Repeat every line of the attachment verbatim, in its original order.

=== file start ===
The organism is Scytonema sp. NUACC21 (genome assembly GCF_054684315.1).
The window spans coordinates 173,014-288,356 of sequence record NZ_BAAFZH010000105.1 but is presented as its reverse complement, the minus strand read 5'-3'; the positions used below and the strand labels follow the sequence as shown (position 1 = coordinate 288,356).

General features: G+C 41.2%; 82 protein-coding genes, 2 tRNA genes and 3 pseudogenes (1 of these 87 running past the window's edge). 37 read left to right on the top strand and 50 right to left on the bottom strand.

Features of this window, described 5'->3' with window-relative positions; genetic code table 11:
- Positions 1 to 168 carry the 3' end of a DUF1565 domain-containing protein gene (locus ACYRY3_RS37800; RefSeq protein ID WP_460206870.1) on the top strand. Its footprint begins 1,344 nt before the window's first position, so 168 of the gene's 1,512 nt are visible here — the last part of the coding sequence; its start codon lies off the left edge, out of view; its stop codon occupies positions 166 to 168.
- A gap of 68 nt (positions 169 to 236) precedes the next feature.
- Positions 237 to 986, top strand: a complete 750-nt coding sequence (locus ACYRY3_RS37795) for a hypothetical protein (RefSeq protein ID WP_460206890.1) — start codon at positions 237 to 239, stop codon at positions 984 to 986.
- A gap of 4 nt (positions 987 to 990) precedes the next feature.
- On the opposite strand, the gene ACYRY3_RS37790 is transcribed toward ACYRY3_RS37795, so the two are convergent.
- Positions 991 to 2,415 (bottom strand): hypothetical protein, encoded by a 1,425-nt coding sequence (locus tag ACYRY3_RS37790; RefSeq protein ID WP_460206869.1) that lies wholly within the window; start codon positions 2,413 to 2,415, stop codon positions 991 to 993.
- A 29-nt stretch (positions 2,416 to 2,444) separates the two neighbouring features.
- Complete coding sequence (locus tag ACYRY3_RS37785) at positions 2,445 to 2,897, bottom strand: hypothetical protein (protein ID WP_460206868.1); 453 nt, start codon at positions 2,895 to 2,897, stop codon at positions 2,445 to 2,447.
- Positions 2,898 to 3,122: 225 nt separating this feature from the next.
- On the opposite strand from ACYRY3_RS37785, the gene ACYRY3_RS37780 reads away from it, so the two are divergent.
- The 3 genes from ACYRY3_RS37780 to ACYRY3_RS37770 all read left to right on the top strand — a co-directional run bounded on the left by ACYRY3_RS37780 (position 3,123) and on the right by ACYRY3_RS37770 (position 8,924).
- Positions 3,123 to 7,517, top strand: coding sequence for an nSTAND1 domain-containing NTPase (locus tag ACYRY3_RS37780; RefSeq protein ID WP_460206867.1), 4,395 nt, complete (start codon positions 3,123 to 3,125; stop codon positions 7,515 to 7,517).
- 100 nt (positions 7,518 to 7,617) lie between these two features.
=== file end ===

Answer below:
The organism is Scytonema sp. NUACC21 (genome assembly GCF_054684315.1).
The window spans coordinates 173,014-288,356 of sequence record NZ_BAAFZH010000105.1 but is presented as its reverse complement, the minus strand read 5'-3'; the positions used below and the strand labels follow the sequence as shown (position 1 = coordinate 288,356).

General features: G+C 41.2%; 82 protein-coding genes, 2 tRNA genes and 3 pseudogenes (1 of these 87 running past the window's edge). 37 read left to right on the top strand and 50 right to left on the bottom strand.

Features of this window, described 5'->3' with window-relative positions; genetic code table 11:
- Positions 1 to 168 carry the 3' end of a DUF1565 domain-containing protein gene (locus ACYRY3_RS37800; RefSeq protein ID WP_460206870.1) on the top strand. Its footprint begins 1,344 nt before the window's first position, so 168 of the gene's 1,512 nt are visible here — the last part of the coding sequence; its start codon lies off the left edge, out of view; its stop codon occupies positions 166 to 168.
- A gap of 68 nt (positions 169 to 236) precedes the next feature.
- Positions 237 to 986, top strand: a complete 750-nt coding sequence (locus ACYRY3_RS37795) for a hypothetical protein (RefSeq protein ID WP_460206890.1) — start codon at positions 237 to 239, stop codon at positions 984 to 986.
- A gap of 4 nt (positions 987 to 990) precedes the next feature.
- On the opposite strand, the gene ACYRY3_RS37790 is transcribed toward ACYRY3_RS37795, so the two are convergent.
- Positions 991 to 2,415 (bottom strand): hypothetical protein, encoded by a 1,425-nt coding sequence (locus tag ACYRY3_RS37790; RefSeq protein ID WP_460206869.1) that lies wholly within the window; start codon positions 2,413 to 2,415, stop codon positions 991 to 993.
- A 29-nt stretch (positions 2,416 to 2,444) separates the two neighbouring features.
- Complete coding sequence (locus tag ACYRY3_RS37785) at positions 2,445 to 2,897, bottom strand: hypothetical protein (protein ID WP_460206868.1); 453 nt, start codon at positions 2,895 to 2,897, stop codon at positions 2,445 to 2,447.
- Positions 2,898 to 3,122: 225 nt separating this feature from the next.
- On the opposite strand from ACYRY3_RS37785, the gene ACYRY3_RS37780 reads away from it, so the two are divergent.
- The 3 genes from ACYRY3_RS37780 to ACYRY3_RS37770 all read left to right on the top strand — a co-directional run bounded on the left by ACYRY3_RS37780 (position 3,123) and on the right by ACYRY3_RS37770 (position 8,924).
- Positions 3,123 to 7,517, top strand: coding sequence for an nSTAND1 domain-containing NTPase (locus tag ACYRY3_RS37780; RefSeq protein ID WP_460206867.1), 4,395 nt, complete (start codon positions 3,123 to 3,125; stop codon positions 7,515 to 7,517).
- 100 nt (positions 7,518 to 7,617) lie between these two features.